# Wing Geometry

This slide gives technical definitions of a wing’s geometry, which is one of the chief factors affecting airplane lift and drag. The terminology used here is used throughout the airplane industry today and was mostly known to the Wright brothers in 1900. Actual aircraft wings are complex three-dimensional objects, but we will start with some simple definitions. The figure shows a wing viewed from three directions; the upper left shows the view from the top looking down on the wing, the lower left shows the view from the front looking at the wing leading edge, and the right shows a side view from the left looking in towards the centerline. The side view shows an airfoil shape with the leading edge to the left. This airfoil is a modern, thick airfoil, which is slightly different from the thin airfoils used by the Wrights and shown below. The terminology, however, is the same.

## Top View

The top view shows a simple rectangular wing geometry, like that used by the Wright brothers. The front of the wing (at the bottom) is called the **leading edge**; the back of the wing (at the top) is called the **trailing edge**. The distance from the leading to trailing edges is called the **chord**. The ends of the wing are called the **wing tips**, and the distance from one wing tip to the other is called the **span**. The shape of the wing, when viewed from above looking down onto the wing, is called a **planform**. For a rectangular wing, the chord length at every location along the span is the same. For most modern aircraft, the chord length varies along the span, and the leading and trailing edges may be **swept**. The **wing area** is the projected area of the planform and is bounded by the leading and trailing edges and the wing tips. **Note:** *The wing area is NOT the total surface area of the wing. The **total surface area** includes both upper and lower surfaces. The wing area is a projected area and is almost half of the total surface area.*

The **aspect ratio (AR)** of a wing is defined to be the square of the span **(s) **divided by the wing area **(A)**. **Aspect ratio** is a measure of how long and slender a wing is from tip to tip. For a rectangular wing, this reduces to the ratio of the span to the chord length **(c)**:

### AR = s^2 / A = s^2 / (s * c) = s / c

High aspect ratio wings have long spans (like high performance gliders), while low aspect ratio wings have either short spans or thick chords (like the Space Shuttle). Gliders have a high aspect ratio because the drag of the aircraft depends on this parameter. A higher aspect ratio gives a lower drag, a higher lift to drag ratio, and a better glide angle.

## Front View

The front view of this wing shows that the left and right wing do not lie in the same plane but meet at an angle. The angle that the wing makes with the local horizontal is called the **dihedral angle** (if the tips are higher than the root) or the **anhedral angle** (if the tips are lower than the root). Dihedral is added to the wings for roll stability; a wing with some dihedral will naturally return to its original position if it encounters a slight roll displacement. You may have noticed that most large airliner wings are designed with dihedral. The wing tips are farther off the ground than the wing root. Highly maneuverable fighter planes, on the other hand usually have the wing tips lower than the roots giving the aircraft a high roll rate. The Wright brothers designed their 1903 flyer with a slight anhedral to improve the aircraft roll performance.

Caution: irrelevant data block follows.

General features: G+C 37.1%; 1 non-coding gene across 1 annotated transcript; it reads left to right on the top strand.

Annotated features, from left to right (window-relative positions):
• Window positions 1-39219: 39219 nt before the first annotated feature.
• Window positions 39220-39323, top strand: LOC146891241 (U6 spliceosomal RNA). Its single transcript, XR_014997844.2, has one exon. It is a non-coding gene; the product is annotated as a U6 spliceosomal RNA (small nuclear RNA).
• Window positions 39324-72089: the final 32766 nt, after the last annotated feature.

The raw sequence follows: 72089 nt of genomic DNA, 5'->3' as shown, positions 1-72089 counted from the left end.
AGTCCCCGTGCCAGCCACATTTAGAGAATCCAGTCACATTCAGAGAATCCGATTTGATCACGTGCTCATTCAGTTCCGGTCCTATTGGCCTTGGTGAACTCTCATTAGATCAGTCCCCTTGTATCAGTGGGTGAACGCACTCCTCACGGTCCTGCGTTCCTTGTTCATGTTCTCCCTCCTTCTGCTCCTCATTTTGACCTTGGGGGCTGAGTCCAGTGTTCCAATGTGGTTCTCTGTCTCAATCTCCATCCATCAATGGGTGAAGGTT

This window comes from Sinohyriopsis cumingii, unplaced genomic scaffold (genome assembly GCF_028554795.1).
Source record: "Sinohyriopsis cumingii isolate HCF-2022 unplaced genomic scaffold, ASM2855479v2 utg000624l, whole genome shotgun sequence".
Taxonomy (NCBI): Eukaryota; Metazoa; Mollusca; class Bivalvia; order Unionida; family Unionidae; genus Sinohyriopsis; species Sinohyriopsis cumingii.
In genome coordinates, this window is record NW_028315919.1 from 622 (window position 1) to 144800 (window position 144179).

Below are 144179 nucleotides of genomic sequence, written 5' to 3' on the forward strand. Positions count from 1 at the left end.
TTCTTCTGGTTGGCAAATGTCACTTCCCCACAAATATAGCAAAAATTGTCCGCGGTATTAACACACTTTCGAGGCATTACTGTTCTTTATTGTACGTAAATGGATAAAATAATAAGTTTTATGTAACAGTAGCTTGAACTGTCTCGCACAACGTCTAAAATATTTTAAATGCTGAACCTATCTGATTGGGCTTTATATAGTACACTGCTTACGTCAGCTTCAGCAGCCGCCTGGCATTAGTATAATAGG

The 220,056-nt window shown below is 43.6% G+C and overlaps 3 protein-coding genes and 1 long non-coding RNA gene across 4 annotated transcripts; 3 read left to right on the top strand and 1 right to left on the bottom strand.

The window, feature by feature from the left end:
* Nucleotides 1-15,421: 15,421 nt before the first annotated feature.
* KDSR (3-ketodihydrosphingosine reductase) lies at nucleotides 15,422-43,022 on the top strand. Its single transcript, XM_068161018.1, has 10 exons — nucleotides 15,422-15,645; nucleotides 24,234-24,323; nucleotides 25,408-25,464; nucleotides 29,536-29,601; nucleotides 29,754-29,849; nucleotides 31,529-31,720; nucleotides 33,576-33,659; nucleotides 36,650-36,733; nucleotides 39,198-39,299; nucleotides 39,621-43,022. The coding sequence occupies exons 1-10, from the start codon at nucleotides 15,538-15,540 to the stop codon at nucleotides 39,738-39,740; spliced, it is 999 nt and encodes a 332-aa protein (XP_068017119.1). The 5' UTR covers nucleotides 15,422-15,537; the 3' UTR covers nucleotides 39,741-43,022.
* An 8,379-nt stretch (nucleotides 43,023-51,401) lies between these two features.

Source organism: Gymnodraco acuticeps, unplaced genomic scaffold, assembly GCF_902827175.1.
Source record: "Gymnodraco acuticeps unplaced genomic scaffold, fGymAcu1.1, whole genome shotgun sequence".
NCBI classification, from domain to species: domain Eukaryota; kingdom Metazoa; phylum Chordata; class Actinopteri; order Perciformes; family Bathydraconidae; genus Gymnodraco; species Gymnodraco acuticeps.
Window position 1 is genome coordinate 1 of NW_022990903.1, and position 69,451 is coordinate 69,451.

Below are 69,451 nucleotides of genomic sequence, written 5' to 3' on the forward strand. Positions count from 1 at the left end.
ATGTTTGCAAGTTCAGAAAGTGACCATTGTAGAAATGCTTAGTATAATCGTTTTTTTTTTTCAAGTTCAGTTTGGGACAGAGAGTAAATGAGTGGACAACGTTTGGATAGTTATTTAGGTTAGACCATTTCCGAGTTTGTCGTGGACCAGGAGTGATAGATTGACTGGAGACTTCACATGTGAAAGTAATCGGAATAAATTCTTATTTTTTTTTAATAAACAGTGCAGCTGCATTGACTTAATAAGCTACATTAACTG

## Airfoil Geometry

A cut through the wing perpendicular to the leading and trailing edges will show the cross-section of the wing. This cross-section is called an **airfoil**, and it has some geometry definitions of its own as shown at the lower right. The straight line drawn from the leading to trailing edges of the airfoil is called the **chord line**. The chord line cuts the airfoil into an upper surface and a lower surface. If we plot the points that lie halfway between the upper and lower surfaces, we obtain a curve called the **mean camber line**. For a **symmetric airfoil** the upper surface is a reflection of the lower surface and the mean camber line will fall on top of the chord line. But in most cases, the mean camber line and the chord line are two separate lines. The maximum distance between the two lines is called the **camber**, which is a measure of the curvature of the airfoil (high camber means high curvature). The maximum distance between the upper and lower surfaces is called the **thickness**. Often you will see these values divided by the chord length to produce a non-dimensional or “percent” type of number. Airfoils can come with all kinds of combinations of camber and thickness distributions.

The view is looking out towards the right wing tip and the cloth skin has been removed from the wing so that the construction can be viewed. The **spars** are long, heavy pieces that run from wing tip to wing tip along the leading edge and near the middle of the wing. The **ribs** are attached to the spars and the ribs produce the airfoil shape. The Wrights developed the final geometry for their wings by testing small models in their wind tunnel in 1901. They used mechanical balances to measure the lift and drag for their wing models. The resulting airfoils were very thin, with a slight camber. Both the upper and lower surfaces were curved.

*NOTICE: The upper and lower surfaces of the Wright airfoils are nearly the same length; the lower surface is not flat like many modern low speed airfoils. This is a perfect example which shows that the popular theory of lift generation found in many textbooks is completely wrong! The upper surface doesn’t have to be longer than the lower surface to generate lift. The lift occurs because the airfoil turns the flow of air and both the lower and upper surface contribute to the turning.*